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According to a new study published in Diabetes Care, your finger-prick blood glucose test may be "abnormally and significantly high" if you test after handling fruit without first scrubbing your hands thoroughly and vigorously.
The Tokyo study, precisely titled "Glucose Monitoring After Fruit Peeling: Pseudohyperglycemia When Neglecting Hand Washing Before Fingertip Blood Sampling," tested ten non-diabetic volunteers who had normal blood glucose levels of approximately 90 mg/dL.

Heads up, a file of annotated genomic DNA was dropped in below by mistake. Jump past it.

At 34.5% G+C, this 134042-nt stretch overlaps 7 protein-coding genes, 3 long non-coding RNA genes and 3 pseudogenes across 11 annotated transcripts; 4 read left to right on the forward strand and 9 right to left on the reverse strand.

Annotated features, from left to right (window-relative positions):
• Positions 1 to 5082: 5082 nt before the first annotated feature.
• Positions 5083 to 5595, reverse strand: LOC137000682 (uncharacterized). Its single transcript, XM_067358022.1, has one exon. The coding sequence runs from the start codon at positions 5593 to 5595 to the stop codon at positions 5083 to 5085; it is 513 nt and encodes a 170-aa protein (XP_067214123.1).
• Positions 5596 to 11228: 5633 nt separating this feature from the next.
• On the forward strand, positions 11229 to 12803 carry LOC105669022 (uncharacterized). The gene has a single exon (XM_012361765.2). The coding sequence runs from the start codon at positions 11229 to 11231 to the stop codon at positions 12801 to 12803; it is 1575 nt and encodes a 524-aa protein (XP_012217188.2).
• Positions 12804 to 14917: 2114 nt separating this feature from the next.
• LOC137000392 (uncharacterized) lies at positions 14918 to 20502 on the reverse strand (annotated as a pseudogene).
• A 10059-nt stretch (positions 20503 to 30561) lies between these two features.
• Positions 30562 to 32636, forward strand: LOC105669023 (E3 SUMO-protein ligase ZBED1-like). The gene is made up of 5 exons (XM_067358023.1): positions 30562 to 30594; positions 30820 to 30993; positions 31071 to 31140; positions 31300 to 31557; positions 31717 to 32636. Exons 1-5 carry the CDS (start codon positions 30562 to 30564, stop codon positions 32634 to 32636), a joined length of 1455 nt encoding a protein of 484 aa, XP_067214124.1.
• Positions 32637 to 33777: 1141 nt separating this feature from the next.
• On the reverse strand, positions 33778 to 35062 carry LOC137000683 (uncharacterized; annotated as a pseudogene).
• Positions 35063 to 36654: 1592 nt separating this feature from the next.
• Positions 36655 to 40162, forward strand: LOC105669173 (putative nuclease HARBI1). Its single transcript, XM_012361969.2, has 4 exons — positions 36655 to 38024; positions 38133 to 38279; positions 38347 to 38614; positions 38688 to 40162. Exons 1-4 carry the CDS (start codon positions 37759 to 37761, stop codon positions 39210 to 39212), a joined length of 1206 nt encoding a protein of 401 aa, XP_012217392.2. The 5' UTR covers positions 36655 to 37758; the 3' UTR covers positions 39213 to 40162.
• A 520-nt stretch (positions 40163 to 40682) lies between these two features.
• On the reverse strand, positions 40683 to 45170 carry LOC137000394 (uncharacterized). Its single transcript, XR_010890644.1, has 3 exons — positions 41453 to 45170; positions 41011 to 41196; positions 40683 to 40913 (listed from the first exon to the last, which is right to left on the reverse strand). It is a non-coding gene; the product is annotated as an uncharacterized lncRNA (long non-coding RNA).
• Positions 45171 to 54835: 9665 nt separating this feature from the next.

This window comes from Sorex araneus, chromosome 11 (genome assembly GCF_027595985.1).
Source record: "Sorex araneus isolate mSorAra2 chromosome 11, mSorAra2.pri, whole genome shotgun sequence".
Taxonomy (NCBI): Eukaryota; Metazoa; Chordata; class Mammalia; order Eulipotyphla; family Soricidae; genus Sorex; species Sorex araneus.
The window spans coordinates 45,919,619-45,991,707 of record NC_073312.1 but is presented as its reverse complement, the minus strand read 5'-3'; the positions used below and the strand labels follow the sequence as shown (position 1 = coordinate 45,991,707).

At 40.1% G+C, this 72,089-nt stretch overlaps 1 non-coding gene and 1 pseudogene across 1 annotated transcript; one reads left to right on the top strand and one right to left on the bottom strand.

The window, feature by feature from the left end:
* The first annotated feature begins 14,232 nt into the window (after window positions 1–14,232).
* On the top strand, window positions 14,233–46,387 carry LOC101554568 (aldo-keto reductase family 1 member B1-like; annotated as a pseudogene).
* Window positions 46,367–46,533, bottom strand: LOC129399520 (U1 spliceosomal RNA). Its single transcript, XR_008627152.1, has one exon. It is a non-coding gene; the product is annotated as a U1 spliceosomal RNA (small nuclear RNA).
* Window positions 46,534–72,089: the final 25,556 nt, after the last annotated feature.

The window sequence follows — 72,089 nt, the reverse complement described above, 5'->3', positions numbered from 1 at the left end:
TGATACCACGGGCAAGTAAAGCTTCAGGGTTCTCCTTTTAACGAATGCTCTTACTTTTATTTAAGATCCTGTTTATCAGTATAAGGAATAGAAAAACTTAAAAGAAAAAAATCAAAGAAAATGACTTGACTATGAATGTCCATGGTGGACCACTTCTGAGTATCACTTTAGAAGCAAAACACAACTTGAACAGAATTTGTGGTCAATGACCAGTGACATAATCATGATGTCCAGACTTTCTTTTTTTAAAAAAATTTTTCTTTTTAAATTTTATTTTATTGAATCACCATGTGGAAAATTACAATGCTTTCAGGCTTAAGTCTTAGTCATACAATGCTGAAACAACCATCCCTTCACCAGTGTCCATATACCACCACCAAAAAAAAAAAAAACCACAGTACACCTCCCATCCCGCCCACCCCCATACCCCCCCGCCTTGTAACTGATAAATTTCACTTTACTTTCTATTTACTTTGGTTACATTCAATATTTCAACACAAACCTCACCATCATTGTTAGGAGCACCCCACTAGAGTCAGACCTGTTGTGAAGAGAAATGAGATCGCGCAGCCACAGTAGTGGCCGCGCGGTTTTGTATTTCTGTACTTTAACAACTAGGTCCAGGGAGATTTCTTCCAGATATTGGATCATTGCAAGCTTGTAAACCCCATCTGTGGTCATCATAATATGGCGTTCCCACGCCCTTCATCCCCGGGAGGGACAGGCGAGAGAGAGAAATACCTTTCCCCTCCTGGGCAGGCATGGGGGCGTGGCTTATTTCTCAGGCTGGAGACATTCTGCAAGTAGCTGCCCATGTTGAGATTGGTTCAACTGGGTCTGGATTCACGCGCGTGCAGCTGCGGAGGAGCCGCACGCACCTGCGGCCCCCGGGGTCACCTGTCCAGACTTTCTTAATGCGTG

The volunteers were asked to peel an orange, a kiwi, or a grape. When they then tested their blood glucose without washing their hands, their blood glucose meter produced results of 170, 180, and 360 mg/dL respectively. Even after they swabbed their test finger with alcohol five times, the meter results were inaccurately high. It was only after a thorough handwashing with tap water that they got an accurate result from their meter.
The researchers concluded, "To avoid overestimation of blood glucose using portable monitors, the hands should be washed before monitoring capillary BG, especially after fruit has been handled."
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